Let’s take a short break from our tale for a look at the inner workings of my mind at this stage. What is the difference between an accepted fee and a bribe? One could easily go to a “respected” business and be told that they have to pay a variety of fees. For example, you must $80 dollars for a new US passport, but if asked by a guy to pay a little for his troubles, we suddenly take offense and call it corruption. After all these guys were performing a service for me. I knew the whole time they would demand payment. I guess the issue is that with a fee you know up front what you are expected to pay, and so you feel somewhat in control. “$80 for a new passport that is outrageous,” you grumble but pay nonetheless, but when you do not know how much you will pay you feel helpless. This is the sting of corruption. It is not about money it is about power. And when person A wants something from person B and is not sure what it will take to get said object, person A feels weak and powerless. That is how I was beginning to feel, as I began to see the scope of how any people would need to be paid before this was all said and done.
At this moment, our fearless leader knew that the customs official could demand anything from me and I would have to pay, thus negating all the hard work he and his gang had put in so far. Ironically, the customs official did now ask me for anything. Yet.
Smile here. Sign there. Stamp. Follow. Sit. Smile. Sign. Tell them your passport is at immigration. “But that is the truth. That is where my passport is.” No matter. Sit. Sign. Smile. Follow us. Stamp. Stamp. Stamp. This is going very smoothly I thought. I should be out of here in no time. The dossier grew.
We were ready to enter the actual bowels of the beast. The four us snaked our way through the loading docks and into the cargo warehouse. Our leader had regained his confidence and smoked his cigarette with a reborn coolness and poise that would have been impressive had I not just moments ago saw him cowering in the corner like a beaten puppy. Before we entered the warehouse, I noticed the slow moving bulbous clouds and various shrubs and shades of green growing out of every inch of exposed soil I which thy were allowed.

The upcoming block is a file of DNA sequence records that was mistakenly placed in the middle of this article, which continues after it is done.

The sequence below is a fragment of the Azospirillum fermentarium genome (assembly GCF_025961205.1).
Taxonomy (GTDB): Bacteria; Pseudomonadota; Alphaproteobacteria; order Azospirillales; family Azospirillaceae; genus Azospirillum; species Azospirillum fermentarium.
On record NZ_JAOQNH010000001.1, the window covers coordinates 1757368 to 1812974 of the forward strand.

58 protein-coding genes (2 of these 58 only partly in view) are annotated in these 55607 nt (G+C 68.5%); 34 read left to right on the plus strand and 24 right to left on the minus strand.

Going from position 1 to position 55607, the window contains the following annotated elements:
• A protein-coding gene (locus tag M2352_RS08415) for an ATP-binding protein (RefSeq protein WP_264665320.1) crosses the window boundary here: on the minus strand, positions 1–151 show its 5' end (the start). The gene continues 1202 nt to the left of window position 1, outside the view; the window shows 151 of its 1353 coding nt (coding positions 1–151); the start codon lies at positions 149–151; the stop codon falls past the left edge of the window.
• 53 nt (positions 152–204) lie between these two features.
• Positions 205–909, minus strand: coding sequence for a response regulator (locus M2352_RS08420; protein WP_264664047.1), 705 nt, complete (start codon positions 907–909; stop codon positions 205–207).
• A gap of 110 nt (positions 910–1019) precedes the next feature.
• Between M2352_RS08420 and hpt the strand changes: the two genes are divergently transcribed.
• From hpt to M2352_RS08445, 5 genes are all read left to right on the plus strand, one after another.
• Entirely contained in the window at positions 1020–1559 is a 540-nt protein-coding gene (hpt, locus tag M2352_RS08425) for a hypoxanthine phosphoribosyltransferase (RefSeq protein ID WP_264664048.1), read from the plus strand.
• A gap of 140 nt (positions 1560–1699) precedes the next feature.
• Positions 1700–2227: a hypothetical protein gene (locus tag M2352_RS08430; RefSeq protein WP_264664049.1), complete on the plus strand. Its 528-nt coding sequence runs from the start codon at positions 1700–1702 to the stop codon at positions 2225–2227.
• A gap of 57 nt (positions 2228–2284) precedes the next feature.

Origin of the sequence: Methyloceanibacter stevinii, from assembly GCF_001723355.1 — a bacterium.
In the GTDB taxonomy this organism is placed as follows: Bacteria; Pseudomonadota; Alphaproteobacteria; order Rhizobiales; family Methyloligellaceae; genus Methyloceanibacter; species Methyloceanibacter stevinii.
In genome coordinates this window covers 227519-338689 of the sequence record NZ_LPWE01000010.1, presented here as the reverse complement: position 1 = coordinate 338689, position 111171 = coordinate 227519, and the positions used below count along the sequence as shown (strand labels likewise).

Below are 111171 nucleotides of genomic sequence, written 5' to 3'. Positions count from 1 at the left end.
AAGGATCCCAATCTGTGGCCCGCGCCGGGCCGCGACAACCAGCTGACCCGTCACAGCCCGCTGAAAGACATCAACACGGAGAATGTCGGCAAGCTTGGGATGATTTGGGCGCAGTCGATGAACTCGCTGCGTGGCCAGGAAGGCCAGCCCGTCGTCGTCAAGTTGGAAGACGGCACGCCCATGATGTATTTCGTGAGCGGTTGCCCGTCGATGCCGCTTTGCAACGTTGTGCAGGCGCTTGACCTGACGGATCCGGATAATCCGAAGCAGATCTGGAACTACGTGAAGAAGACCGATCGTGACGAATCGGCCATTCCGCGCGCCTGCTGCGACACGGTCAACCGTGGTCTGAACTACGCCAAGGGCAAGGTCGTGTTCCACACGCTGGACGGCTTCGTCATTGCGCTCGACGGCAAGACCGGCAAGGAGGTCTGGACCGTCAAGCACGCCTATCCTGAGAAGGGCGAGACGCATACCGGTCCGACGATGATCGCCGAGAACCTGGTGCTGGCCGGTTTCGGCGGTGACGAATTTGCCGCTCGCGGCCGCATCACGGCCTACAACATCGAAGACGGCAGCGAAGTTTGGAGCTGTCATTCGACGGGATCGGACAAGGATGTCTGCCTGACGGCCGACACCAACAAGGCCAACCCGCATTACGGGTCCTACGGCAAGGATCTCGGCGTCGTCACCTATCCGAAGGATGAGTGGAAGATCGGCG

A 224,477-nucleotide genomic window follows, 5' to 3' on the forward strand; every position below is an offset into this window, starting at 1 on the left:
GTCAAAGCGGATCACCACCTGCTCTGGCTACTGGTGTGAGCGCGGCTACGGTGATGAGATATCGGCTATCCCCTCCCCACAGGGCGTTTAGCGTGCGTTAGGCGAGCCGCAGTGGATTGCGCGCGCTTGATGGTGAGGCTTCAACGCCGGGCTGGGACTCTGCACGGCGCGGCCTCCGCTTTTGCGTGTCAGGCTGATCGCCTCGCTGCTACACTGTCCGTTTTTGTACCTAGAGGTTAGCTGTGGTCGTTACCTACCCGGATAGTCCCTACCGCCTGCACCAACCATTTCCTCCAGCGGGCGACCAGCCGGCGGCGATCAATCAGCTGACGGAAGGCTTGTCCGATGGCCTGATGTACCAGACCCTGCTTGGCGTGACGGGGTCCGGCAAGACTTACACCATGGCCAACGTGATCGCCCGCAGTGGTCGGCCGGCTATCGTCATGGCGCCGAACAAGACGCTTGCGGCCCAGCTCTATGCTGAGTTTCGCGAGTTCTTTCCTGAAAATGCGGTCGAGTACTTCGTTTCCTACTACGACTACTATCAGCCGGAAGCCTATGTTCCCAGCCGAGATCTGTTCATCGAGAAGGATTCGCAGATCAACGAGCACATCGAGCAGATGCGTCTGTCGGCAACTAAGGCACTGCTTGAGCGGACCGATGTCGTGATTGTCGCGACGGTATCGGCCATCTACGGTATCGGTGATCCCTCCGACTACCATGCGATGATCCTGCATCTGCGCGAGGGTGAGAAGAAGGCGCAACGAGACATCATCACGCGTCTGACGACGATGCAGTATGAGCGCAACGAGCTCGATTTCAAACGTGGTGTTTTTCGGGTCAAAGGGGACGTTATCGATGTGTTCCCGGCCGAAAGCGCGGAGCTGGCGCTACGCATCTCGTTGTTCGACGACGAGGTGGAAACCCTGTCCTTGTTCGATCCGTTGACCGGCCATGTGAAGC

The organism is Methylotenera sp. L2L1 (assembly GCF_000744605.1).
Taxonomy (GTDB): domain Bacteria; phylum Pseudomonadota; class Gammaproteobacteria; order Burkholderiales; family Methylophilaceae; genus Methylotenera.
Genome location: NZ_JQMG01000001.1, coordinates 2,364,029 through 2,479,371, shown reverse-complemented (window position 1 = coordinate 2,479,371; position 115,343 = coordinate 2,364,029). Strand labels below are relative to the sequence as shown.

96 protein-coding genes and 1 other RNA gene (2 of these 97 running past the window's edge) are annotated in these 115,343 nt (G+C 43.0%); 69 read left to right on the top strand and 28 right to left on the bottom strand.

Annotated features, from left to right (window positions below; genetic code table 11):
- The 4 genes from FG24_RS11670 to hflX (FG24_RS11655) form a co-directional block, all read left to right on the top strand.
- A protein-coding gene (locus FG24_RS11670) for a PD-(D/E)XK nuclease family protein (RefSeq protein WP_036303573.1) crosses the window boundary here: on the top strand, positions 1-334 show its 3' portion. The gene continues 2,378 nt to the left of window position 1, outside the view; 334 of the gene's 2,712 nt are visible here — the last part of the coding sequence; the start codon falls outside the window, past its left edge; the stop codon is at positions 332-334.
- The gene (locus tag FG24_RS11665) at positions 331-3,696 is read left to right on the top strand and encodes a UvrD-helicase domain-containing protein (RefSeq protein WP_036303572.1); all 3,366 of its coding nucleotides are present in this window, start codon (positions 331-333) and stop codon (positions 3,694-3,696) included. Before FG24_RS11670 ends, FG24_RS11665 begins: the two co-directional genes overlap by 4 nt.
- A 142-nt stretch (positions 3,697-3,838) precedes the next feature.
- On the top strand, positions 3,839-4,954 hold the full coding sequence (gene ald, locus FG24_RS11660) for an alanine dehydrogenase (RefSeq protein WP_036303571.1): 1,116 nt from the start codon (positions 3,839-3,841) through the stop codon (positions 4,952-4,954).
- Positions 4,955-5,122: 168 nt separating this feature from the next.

I though of this land hundreds of years ago. This fertile island blanketed by a lush rainforest must have been something extraordinary. What had we done to it? Is this it? I thought. The legacy of our species is to have transformed a languid, luxuriant, lazy lifestyle into this? We have torn down acres of forest, destroying our only connection to our planet, shifted our priorities so we can move goods around the planet? Establishing incestuous hierarchies and pecking orders, just so we can move things from one place to another. Things we don’t even need. I thought about the amount of oil being used not only to create these things but also used to power the machines that raised and lowered them from the machines that would bring them to our lives. It all seemed so empty and futile. So ridiculous. I wanted to stop the entire process and tell the people to go back to their homes. Forget about this stuff, but I knew that it was now beyond anyone’s control. The market demanded a pound of flesh from each of us, and we would pay whether we liked it or not. But that was outside. We were inside the hive now. I am not sure how much time had elapsed since we started this adventure, but I had yet to even see my suitcases.